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5. High Yield (YTM) Monitor – High Yield rates rose 11.7 bps last week, ending the week at 5.95% versus 5.83% the prior week.

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6. Leveraged Loan Index Monitor – The Leveraged Loan Index was unchanged last week at 1850.

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7. TED Spread – The TED spread fell 1.7 basis points last week, ending the week at 18.7 bps this week versus last week’s print of 20.36 bps.

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8. CRB Commodity Price Index – The CRB index rose 1.7%, ending the week at 283 versus 278 the prior week. As compared with the prior month, commodity prices have decreased -0.1% We generally regard changes in commodity prices on the margin as having meaningful consumption implications.

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9. Euribor-OIS Spread – The Euribor-OIS spread tightened by 1 bps to 11 bps. The Euribor-OIS spread (the difference between the euro interbank lending rate and overnight indexed swaps) measures bank counterparty risk in the Eurozone. The OIS is analogous to the effective Fed Funds rate in the United States.  Banks lending at the OIS do not swap principal, so counterparty risk in the OIS is minimal.  By contrast, the Euribor rate is the rate offered for unsecured interbank lending.  Thus, the spread between the two isolates counterparty risk. 

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10. Chinese Interbank Rate (Shifon Index) –  The Shifon Index rose an impressive 88 basis points last week, ending the week at 3.7% versus last week’s print of 2.82%. That said, the index remains down on a month-over-month basis and is still nowhere near its mid-2013 high of over 13%. The Shifon Index measures banks’ overnight lending rates to one another, a gauge of systemic stress in the Chinese banking system.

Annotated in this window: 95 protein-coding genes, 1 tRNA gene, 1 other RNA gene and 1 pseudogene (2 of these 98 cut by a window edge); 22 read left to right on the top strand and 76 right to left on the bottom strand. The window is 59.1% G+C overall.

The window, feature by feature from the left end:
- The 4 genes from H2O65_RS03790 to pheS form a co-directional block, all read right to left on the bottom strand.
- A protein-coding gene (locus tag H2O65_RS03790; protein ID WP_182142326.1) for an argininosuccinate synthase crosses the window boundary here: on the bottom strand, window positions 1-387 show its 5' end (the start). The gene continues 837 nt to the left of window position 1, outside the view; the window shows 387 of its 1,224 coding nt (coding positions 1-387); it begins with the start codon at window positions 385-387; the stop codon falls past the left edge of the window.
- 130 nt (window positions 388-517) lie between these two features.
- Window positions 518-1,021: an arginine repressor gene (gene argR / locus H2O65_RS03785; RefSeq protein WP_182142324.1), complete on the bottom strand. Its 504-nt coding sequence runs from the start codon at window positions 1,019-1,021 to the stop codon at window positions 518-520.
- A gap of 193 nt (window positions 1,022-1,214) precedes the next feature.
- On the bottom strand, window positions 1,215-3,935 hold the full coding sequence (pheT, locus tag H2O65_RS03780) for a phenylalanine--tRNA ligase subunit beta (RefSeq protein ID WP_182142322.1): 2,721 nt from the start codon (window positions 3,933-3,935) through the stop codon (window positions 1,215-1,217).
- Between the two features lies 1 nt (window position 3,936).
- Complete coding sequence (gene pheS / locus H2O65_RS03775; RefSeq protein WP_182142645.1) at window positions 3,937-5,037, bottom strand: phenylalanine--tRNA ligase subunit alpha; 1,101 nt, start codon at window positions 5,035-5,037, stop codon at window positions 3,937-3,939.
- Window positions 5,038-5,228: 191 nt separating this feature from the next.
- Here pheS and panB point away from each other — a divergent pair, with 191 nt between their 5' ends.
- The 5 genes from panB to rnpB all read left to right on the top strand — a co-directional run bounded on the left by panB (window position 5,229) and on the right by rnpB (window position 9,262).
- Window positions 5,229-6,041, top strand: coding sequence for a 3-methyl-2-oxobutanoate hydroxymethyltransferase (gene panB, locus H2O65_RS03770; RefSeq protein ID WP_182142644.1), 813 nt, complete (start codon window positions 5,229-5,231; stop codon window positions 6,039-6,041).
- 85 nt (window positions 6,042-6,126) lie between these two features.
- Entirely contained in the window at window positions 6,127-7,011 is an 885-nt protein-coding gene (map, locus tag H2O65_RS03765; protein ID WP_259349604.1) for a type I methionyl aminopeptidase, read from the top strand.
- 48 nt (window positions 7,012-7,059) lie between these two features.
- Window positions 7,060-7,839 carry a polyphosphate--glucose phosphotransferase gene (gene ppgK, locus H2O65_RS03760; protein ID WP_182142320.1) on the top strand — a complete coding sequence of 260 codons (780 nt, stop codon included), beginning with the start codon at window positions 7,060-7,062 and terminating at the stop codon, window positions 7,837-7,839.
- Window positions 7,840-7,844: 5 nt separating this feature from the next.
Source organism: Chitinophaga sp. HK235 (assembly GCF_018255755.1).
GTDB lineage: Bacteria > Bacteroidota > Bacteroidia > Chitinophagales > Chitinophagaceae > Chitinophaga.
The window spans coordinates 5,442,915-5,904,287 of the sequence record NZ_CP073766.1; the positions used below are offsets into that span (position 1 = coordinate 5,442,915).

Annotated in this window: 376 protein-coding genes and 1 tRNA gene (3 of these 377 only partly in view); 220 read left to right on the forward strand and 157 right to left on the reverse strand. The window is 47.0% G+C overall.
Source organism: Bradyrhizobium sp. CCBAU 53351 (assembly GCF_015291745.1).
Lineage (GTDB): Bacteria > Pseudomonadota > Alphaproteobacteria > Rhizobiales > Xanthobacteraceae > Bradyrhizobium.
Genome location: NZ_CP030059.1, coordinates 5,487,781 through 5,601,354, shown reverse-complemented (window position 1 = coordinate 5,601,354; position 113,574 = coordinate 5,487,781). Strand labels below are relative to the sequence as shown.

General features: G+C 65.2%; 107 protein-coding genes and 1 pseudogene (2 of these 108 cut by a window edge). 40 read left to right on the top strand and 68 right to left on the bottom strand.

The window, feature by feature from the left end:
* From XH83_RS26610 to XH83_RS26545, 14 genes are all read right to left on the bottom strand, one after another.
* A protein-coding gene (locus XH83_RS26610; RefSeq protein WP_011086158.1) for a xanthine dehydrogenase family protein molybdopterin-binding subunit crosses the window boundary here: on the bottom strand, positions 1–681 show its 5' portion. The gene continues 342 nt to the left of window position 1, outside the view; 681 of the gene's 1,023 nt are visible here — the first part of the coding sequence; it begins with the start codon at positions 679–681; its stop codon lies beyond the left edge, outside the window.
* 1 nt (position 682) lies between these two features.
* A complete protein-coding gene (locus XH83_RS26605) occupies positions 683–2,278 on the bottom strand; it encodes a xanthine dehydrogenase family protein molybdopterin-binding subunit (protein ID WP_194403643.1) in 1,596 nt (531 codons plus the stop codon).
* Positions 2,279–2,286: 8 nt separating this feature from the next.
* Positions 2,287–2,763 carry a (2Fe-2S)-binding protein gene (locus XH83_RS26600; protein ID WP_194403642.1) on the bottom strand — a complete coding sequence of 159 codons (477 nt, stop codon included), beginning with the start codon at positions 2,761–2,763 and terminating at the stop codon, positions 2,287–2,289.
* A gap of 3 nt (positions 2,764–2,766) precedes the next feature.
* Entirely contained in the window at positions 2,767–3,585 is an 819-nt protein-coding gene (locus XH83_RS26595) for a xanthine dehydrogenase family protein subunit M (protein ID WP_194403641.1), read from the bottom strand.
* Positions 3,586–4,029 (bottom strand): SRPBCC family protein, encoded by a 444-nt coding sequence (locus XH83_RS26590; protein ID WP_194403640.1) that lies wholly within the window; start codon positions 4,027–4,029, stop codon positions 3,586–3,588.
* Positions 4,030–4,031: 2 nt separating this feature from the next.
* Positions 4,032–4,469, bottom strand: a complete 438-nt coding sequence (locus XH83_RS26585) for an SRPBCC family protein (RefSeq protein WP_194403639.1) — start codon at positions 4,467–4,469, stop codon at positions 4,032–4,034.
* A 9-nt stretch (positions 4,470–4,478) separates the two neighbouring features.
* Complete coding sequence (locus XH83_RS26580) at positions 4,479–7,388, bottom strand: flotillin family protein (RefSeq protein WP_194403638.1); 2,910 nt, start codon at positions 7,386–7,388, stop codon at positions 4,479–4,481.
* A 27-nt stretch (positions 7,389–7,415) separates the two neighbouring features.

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11. Markit MCDX Index Monitor – The muni market seems relatively unfazed by what's going on in emerging markets. Last week, MCDX spreads were unchanged at 77 bps. The Markit MCDX is a measure of municipal credit default swaps. We believe this index is a useful indicator of pressure in state and local governments. Markit publishes index values daily on six 5-year tenor baskets including 50 reference entities each. Each basket includes a diversified pool of revenue and GO bonds from a broad array of states. We track the 16-V1.

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12. Chinese Steel – Steel prices in China fell 0.5% last week, or 16 yuan/ton, to 3,403 yuan/ton, but have fallen 1.9% in the past month and as the chart below shows the trend is down and rather linear. We use Chinese steel rebar prices to gauge Chinese construction activity, and, by extension, the health of the Chinese economy.

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13. 2-10 Spread – Last week the 2-10 spread tightened a further 7 bps to 238 bps. In the past month it has compresed 20 bps. We track the 2-10 spread as an indicator of bank margin pressure.

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14. XLF Macro Quantitative Setup – Our Macro team’s quantitative setup in the XLF shows 2.7% upside to TRADE resistance and 0.5% downside to TREND support. The important line in the sand here is the TREND line of support at $21.01.

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Joshua Steiner, CFA

Jonathan Casteleyn, CFA, CMT